A Model of Christian Charity
Governor John Winthrop
(1630 on board the Arbella)
This is Winthrop’s most famous thesis, written on board the Arbella, 1630…. In an age not long
past, when the Puritan founders were still respected by the educational establishment, this was
required reading in many courses of American history and literature. However, it was often
abridged to just the first and last few paragraphs….
Winthrop’s intent was to prepare the people for planting a new society in a perilous environment.
Redacted and introduced by John Beardsley, Editor in Chief, the Winthrop Society Quarterly.
GOD ALMIGHTY in His most holy and wise providence, hath so disposed of the condition of
mankind, as in all times some must be rich, some poor, some high and eminent in power and
dignity; others mean and in submission.
The Reason hereof:
First to hold conformity with the rest of His world, being delighted to show forth the
glory of his wisdom in the variety and difference of the creatures, and the glory of His power in
ordering all these differences for the preservation and good of the whole, and the glory of His
Secondly, that He might have the more occasion to manifest the work of his Spirit:
first upon the wicked in moderating and restraining them, so that the rich and mighty should not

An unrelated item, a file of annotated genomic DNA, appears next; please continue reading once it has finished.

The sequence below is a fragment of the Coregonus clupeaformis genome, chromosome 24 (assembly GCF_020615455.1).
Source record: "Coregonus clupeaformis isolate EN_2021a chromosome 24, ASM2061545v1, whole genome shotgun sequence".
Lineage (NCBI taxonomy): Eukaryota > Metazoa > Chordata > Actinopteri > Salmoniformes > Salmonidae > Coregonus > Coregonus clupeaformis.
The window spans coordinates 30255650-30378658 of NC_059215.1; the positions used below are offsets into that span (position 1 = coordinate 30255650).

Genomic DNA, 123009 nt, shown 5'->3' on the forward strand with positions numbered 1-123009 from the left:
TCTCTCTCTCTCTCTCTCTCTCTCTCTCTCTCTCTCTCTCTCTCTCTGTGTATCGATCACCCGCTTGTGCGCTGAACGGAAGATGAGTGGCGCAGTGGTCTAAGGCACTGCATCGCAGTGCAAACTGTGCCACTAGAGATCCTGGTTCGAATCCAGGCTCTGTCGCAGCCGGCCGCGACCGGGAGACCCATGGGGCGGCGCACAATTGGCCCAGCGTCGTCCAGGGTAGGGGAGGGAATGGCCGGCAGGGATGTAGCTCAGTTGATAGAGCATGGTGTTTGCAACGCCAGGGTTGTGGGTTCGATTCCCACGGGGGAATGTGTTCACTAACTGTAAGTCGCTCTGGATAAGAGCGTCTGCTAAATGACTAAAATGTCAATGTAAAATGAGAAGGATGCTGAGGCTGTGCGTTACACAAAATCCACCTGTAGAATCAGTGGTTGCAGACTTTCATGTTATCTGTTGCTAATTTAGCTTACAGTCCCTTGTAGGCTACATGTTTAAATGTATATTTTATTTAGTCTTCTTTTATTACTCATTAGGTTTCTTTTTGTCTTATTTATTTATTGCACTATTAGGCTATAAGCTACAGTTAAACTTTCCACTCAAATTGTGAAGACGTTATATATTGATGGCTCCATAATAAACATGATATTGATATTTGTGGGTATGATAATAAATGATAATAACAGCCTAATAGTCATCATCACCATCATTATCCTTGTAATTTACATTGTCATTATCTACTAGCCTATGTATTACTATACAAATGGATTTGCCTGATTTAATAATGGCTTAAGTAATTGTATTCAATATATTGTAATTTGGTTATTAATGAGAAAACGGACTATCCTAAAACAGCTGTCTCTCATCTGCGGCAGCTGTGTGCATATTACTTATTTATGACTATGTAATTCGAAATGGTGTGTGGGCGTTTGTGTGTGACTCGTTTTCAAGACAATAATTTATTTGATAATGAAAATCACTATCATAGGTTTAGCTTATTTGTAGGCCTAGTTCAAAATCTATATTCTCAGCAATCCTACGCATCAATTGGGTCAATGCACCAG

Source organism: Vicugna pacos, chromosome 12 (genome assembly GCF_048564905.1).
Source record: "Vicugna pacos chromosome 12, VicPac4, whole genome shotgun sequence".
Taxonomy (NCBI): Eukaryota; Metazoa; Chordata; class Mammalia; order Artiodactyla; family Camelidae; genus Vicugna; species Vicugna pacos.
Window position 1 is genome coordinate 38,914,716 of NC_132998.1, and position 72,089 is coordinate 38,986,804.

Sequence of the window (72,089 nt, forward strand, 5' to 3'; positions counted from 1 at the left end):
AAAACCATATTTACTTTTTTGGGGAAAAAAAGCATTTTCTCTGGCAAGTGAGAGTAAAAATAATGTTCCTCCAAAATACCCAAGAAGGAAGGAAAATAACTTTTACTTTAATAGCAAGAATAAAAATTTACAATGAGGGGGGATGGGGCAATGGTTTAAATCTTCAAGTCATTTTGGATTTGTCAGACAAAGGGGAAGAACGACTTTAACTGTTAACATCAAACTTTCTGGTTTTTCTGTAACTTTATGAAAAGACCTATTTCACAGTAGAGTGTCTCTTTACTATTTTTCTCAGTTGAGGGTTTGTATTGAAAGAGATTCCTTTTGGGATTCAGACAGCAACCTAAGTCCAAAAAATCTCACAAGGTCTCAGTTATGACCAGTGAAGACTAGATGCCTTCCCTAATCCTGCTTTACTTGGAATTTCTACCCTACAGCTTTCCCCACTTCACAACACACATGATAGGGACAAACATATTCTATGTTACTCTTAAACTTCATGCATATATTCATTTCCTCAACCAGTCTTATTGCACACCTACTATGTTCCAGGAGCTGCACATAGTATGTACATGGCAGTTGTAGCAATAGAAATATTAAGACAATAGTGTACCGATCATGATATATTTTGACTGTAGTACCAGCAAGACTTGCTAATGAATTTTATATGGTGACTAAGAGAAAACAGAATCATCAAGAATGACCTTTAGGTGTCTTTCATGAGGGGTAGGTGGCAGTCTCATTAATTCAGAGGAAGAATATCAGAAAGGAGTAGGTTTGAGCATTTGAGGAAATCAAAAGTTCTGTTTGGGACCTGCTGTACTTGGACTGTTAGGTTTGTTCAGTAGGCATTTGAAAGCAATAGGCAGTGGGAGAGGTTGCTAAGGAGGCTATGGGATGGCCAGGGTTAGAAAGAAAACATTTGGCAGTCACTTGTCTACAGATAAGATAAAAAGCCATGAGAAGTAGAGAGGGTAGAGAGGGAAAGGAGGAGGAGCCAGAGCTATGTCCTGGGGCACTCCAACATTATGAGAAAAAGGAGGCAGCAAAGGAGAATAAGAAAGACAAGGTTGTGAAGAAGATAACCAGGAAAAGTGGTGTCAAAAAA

eat up the poor, nor the poor and despised rise up against and shake off their yoke….
Thirdly, that every man might have need of others, and from hence they might be all
knit more nearly together in the bonds of brotherly affection. From hence it appears plainly that no
man is made more honorable than another or more wealthy etc., out of any particular and
singular respect to himself, but for the glory of his Creator and the common good of the creature,
There are two rules whereby we are to walk one towards another: Justice and Mercy. These are
always distinguished in their act and in their object, yet may they both concur in the same subject
in each respect; as sometimes there may be an occasion of showing mercy to a rich man in some
sudden danger or distress, and also doing of mere justice to a poor man in regard of some
particular contract, etc.
There is likewise a double Law by which we are regulated in our conversation towards another. In
both the former respects, the Law of Nature and the Law of Grace (that is, the moral law or the
law of the gospel)…. . By the first of these laws, man as he was enabled so withal is commanded